Care staff now employed by Northamptonshire County Council win fight for better sick pay

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Almost 600 people will benefit from six months' sick pay rather than just four weeks

A group of care workers who used to work for a private company but now work for the county council has won the fight to improve sick pay.

The Northamptonshire branch of UNISON took on the case as almost 600 employees who used to work for Olympus Care Services had different sick pay entitlements to other county council staff.

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Previously, these workers would be paid statutory sick pay of £95.85 per week if they were ill for more than four weeks.

Northamptonshire County Council has confirmed the sick pay change.Northamptonshire County Council has confirmed the sick pay change.
Northamptonshire County Council has confirmed the sick pay change.

Now UNISON has secured an agreement with Northamptonshire County Council that they will receive the same entitlement as other staff, which is six months.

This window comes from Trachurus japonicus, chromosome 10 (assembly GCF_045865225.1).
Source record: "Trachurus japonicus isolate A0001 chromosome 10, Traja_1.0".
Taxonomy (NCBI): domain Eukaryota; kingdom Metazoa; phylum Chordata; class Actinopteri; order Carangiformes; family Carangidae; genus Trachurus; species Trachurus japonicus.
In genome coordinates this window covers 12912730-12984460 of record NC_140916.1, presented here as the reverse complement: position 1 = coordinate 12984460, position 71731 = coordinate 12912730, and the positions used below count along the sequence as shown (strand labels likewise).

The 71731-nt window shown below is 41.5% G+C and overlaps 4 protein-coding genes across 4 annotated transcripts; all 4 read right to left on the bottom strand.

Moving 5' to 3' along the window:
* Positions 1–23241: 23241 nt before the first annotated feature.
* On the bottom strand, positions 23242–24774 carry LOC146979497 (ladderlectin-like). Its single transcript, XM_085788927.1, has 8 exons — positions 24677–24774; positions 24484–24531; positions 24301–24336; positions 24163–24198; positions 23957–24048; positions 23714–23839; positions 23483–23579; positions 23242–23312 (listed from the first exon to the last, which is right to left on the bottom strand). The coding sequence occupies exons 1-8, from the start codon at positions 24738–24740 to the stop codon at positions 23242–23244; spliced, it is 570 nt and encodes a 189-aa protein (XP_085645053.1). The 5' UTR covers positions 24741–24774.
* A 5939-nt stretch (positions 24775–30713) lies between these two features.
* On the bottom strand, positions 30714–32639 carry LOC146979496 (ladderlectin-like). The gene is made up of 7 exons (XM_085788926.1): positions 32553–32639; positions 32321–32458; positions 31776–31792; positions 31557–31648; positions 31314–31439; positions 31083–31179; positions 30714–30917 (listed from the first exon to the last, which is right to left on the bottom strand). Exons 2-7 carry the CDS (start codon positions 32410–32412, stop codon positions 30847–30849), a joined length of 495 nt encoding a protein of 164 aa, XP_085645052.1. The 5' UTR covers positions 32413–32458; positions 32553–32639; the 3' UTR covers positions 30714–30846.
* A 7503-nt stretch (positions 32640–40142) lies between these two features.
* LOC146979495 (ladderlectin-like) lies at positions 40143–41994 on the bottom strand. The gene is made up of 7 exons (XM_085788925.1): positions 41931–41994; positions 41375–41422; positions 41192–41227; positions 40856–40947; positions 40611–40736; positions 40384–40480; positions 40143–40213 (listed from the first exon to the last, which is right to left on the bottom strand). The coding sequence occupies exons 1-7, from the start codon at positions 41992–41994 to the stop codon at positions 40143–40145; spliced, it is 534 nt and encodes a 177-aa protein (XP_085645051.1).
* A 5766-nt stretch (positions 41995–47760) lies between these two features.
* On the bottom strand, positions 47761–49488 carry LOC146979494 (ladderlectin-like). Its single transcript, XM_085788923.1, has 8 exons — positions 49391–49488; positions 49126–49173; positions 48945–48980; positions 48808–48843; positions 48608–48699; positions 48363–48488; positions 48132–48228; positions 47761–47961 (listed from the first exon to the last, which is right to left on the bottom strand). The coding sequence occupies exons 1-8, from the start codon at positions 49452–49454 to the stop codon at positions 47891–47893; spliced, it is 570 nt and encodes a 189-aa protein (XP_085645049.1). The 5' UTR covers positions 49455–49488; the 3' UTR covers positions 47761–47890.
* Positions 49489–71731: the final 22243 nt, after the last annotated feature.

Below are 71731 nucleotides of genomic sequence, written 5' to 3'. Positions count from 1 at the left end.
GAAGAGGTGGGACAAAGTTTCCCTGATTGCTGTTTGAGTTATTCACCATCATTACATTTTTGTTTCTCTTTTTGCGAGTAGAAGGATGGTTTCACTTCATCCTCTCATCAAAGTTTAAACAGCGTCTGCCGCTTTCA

UNISON Northamptonshire county branch secretary, Kev Standishday, said: "All of the staff affected by this agreement are caring for some of Northamptonshire's most vulnerable citizens and have been invaluable throughout the pandemic.

“The improved terms will give these workers much needed financial security when ill and hopefully improve recruitment and retention. This important win shows the benefit of trade union support at work."

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Theresa Grant, chief executive of Northamptonshire County Council: “We are pleased to confirm that a decision was made in August to close the contractual sick scheme for staff who were former Olympus Care Services employees on OCS terms and conditions.

“Their occupational sick pay is now concurrent with that of Northamptonshire County Council staff.

“Prior to the request to review this sick scheme by Unison, the OCS sick pay arrangements had already been adjusted to recognise the impact of Covid-19 on frontline care staff, and we continued to extend the sick scheme payment for staff throughout the Covid-19 outbreak.

“This adjustment also meant that sick pay benefits were already being extended for staff who were absent due to coronavirus symptoms.”

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